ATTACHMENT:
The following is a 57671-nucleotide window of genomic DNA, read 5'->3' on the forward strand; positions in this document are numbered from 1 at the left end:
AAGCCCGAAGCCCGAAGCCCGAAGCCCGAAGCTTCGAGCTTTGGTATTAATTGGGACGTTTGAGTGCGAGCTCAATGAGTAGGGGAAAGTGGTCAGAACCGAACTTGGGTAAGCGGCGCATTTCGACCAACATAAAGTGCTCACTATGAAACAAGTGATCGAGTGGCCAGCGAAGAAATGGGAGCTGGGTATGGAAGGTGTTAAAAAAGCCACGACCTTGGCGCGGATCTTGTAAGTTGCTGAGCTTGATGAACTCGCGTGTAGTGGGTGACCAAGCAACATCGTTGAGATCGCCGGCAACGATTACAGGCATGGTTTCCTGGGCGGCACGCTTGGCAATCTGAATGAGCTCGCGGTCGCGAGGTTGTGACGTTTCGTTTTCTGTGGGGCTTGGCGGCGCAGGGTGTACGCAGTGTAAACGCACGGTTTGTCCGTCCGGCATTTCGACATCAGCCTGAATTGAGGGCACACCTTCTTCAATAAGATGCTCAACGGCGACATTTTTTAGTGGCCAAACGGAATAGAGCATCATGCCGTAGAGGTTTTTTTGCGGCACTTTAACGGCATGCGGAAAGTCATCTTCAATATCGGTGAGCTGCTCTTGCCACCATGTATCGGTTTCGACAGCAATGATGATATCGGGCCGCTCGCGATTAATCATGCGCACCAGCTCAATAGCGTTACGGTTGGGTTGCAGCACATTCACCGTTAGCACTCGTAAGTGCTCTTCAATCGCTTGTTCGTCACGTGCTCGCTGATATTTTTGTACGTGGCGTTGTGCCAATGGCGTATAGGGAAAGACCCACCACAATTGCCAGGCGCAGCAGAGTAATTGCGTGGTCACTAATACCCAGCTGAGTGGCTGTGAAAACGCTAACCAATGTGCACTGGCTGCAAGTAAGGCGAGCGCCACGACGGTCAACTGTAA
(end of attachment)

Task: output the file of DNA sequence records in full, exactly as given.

The following is a 57671-nucleotide window of genomic DNA, read 5'->3' on the forward strand; positions in this document are numbered from 1 at the left end:
AAGCCCGAAGCCCGAAGCCCGAAGCCCGAAGCTTCGAGCTTTGGTATTAATTGGGACGTTTGAGTGCGAGCTCAATGAGTAGGGGAAAGTGGTCAGAACCGAACTTGGGTAAGCGGCGCATTTCGACCAACATAAAGTGCTCACTATGAAACAAGTGATCGAGTGGCCAGCGAAGAAATGGGAGCTGGGTATGGAAGGTGTTAAAAAAGCCACGACCTTGGCGCGGATCTTGTAAGTTGCTGAGCTTGATGAACTCGCGTGTAGTGGGTGACCAAGCAACATCGTTGAGATCGCCGGCAACGATTACAGGCATGGTTTCCTGGGCGGCACGCTTGGCAATCTGAATGAGCTCGCGGTCGCGAGGTTGTGACGTTTCGTTTTCTGTGGGGCTTGGCGGCGCAGGGTGTACGCAGTGTAAACGCACGGTTTGTCCGTCCGGCATTTCGACATCAGCCTGAATTGAGGGCACACCTTCTTCAATAAGATGCTCAACGGCGACATTTTTTAGTGGCCAAACGGAATAGAGCATCATGCCGTAGAGGTTTTTTTGCGGCACTTTAACGGCATGCGGAAAGTCATCTTCAATATCGGTGAGCTGCTCTTGCCACCATGTATCGGTTTCGACAGCAATGATGATATCGGGCCGCTCGCGATTAATCATGCGCACCAGCTCAATAGCGTTACGGTTGGGTTGCAGCACATTCACCGTTAGCACTCGTAAGTGCTCTTCAATCGCTTGTTCGTCACGTGCTCGCTGATATTTTTGTACGTGGCGTTGTGCCAATGGCGTATAGGGAAAGACCCACCACAATTGCCAGGCGCAGCAGAGTAATTGCGTGGTCACTAATACCCAGCTGAGTGGCTGTGAAAACGCTAACCAATGTGCACTGGCTGCAAGTAAGGCGAGCGCCACGACGGTCAACTGTAA